If not for its spring vocalizations, it would easily go unnoticed, which is a shame because it is a beautiful bird. It is often sympatric with the more common and visible Forest Woodpecker, and there is apparently no competition between them. Their respective densities can be close, yet it is the Forest Woodpecker that stands out because it is more vocal and noisy at all times. The Middle Spotted Woodpecker takes a back seat. It is more discreet and less frequently strikes trunks and branches and has no forges. Its cry is softer and less common. It also emerges less from the forest environment than the Forest Woodpecker. Its attendance at winter bird feeders is poorly documented and probably depends on the distance to the forest. Fortunately, at the end of winter, it produces vocalizations that allow it to be approached. Adults gather and couples form. At this time of the nuptial parade, it is not surprising to see the couple facing each other and fluffing up the bright red feathers on their head in a stereotyped ceremony. It is then clearly understood the role of these brightly colored feathers.


Pic mar
♂ adult

Wavy flight, characteristic of the Middle Spotted Woodpecker.

Dietfeeding habits

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In the spring, the Middle Spotted Woodpecker is mainly insectivorous. It tends to feed on the upper layers of the forest, avoiding direct competition with the Great Spotted Woodpecker which spends more time feeding on the lower layers.

Pic mar
♀ adult plum. post breeding
Its diet consists mainly of arthropods such as beetles, flies, ants, aphids, caterpillars, spiders, mites, etc. Small beetles and ants are the most common adult food items. It is not as eager to look for xylophageous larvae, due to its weaker beak, although the male does it more often near the surface. It also enjoys fruits such as wild cherries, lichens and bark.
It would be interesting to know whether the Middle Spotted Woodpecker feeds on Thaumetopoea processionea caterpillars, a major oak forest pest. If yes, considering the situation, neither it nor the rest of the insectivorous birds are able to significantly limit their population.
In the off-season, the Middle Spotted Woodpecker searches for food on bigger branches and trunks while the Great Spotted Woodpecker prefers to search on the ground. Seeds also make a regular part of its food, such as beech nuts, hazel nuts and chestnuts. This may explain why it occasionally visits bird feeders in winter, where fat is also available.

Reproduction nesting

Pic mar
adult plum. breeding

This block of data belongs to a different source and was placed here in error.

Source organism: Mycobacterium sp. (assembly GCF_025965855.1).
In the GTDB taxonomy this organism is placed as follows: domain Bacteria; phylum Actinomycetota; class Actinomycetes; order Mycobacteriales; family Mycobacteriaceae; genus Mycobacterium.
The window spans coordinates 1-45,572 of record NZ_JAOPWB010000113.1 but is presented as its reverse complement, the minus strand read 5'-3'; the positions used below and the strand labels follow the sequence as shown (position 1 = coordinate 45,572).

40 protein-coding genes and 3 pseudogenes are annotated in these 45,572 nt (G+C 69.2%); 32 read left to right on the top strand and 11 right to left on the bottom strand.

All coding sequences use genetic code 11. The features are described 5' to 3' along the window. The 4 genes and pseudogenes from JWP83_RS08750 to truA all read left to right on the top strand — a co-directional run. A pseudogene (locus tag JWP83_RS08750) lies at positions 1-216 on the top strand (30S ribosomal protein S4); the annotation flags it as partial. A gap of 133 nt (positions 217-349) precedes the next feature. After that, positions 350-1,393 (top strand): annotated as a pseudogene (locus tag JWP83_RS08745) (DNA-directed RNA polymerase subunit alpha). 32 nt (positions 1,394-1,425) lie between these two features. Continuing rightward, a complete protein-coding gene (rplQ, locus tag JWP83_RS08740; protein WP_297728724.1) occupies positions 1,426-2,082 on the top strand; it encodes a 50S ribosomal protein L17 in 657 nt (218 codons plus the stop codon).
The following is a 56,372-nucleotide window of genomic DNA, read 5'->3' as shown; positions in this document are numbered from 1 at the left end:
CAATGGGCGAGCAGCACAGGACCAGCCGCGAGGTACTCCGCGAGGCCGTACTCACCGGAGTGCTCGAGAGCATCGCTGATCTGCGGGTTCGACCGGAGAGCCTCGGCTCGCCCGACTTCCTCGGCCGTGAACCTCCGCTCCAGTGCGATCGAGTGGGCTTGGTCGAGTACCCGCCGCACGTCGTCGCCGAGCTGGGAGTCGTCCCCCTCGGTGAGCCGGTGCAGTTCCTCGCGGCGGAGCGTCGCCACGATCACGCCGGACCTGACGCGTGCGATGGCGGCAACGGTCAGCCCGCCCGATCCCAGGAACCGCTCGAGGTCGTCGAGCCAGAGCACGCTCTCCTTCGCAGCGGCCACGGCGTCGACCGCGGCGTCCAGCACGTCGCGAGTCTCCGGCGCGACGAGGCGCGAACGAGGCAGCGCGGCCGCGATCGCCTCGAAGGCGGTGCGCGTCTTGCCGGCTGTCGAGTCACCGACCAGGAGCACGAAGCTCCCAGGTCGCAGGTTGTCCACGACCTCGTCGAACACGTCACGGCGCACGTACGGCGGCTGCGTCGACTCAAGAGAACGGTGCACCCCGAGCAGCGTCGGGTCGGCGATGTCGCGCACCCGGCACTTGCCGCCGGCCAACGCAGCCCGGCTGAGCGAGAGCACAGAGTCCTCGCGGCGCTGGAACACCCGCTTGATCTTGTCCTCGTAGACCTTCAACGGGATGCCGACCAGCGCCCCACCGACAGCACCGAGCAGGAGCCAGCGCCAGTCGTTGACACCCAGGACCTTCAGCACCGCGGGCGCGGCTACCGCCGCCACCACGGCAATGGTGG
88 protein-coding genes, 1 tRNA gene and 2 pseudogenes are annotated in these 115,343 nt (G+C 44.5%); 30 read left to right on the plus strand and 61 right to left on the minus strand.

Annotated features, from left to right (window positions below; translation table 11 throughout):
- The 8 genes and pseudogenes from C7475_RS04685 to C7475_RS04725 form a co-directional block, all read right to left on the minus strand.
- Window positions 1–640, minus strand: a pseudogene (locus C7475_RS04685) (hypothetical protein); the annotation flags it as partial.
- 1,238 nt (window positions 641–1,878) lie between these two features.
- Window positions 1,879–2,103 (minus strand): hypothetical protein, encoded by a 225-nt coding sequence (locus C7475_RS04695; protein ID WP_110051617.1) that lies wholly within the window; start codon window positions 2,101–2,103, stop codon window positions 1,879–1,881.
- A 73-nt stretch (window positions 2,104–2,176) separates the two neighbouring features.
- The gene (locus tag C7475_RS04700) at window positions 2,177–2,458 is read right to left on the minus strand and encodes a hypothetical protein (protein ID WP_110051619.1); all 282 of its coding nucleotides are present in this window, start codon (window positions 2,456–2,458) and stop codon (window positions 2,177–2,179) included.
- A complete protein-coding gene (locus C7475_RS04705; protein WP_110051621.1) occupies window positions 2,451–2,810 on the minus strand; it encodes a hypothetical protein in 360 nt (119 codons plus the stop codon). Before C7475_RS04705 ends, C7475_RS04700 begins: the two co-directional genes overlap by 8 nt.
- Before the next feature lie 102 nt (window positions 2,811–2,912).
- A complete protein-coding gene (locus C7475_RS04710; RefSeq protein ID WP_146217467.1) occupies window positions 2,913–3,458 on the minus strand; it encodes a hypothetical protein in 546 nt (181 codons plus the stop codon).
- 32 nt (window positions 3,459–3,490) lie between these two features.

The Middle Spotted Woodpecker is already vocal from March to mid-April. At this time, its plaintive song can be heard in old oak trees. We can imagine the posturing of pairs forming, with fiery red caps erect, and the ensuing chases. Then, once the pair is established, it drills a nest cavity in a dead or decaying tree trunk or branch at heights of 5 to 10 metres, sometimes higher. The chosen tree is often an old oak, but can also be other species such as beech, cherry or white poplar. Both partners participate in this work which can take 2 to 3 weeks. Their beak doesn't possess the power of that of the Great Spotted Woodpecker and they use it with moderation.

Pic mar
Nevertheless, they are capable of drilling through live wood to reach the underlying damaged parts. The diameter of the entrance hole of the nest is 40 to 50 mm and the nest itself can reach a depth of 35 cm. An old nest may be reused if its condition allows it. Very often, the entrance hole is drilled just under a polypore fungus which must initially indicate to the woodpeckers the nature of the underlying wood, and secondarily protect the nest.
The laying, single, typically consists of 5 or 6 (4-8) white eggs. Incubation, which is undertaken alternately by the pair, lasts 11 to 14 days. Once the chicks have hatched, the male and female will take turns to incubate the young, feed them once they have gone and collected food, remove their fecal sacks, keep the nest clean, and this until they take flight which occurs 22 to 23 days after hatching. The juveniles will remain under their parents' watch for a further 8 to 11 days before they begin to take distances. They will be suitable for reproduction themselves from the following year.

Geographic range

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♂ adult

The Middle Spotted Woodpecker (4 subspecies recognised) has an essentiallly European distribution (subspecies medius), in temperate latitudes, with an extension to the SE towards Turkey (subspecies anatoliae), the Caucasus (subspecies caucasicus) and the Zagros Mountains in Iran (subspecies sancijohannis), thereby also gaining altitude. It is sedentary or at most locally erratic. Variation between the 4 subspecies is largely clinal.

Threats - protection

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IUCN conservation status
in the Wild

Middle Spotted Woodpecker is not currently considered threatened by BirdLife International, which estimates that the short-term demographic trend in Europe for 2000-2012 was on the rise. If there is decline somewhere, it is necessarily due to forest management, particularly to the fragmentation of oak forests, to the elimination of old or deteriorating trees, and even more so in a difficult climatic context where summer droughts stress trees and encourage their exploitation, possibly preventively. The future is therefore not necessarily rosy for the Middle Spotted Woodpecker.

Sources of information

Other sources of interest

QRcode Pic marSpecification sheet created on 21/07/2023 by
Translation by AI Oiseaux.net
published: - Updated: 10-02-2021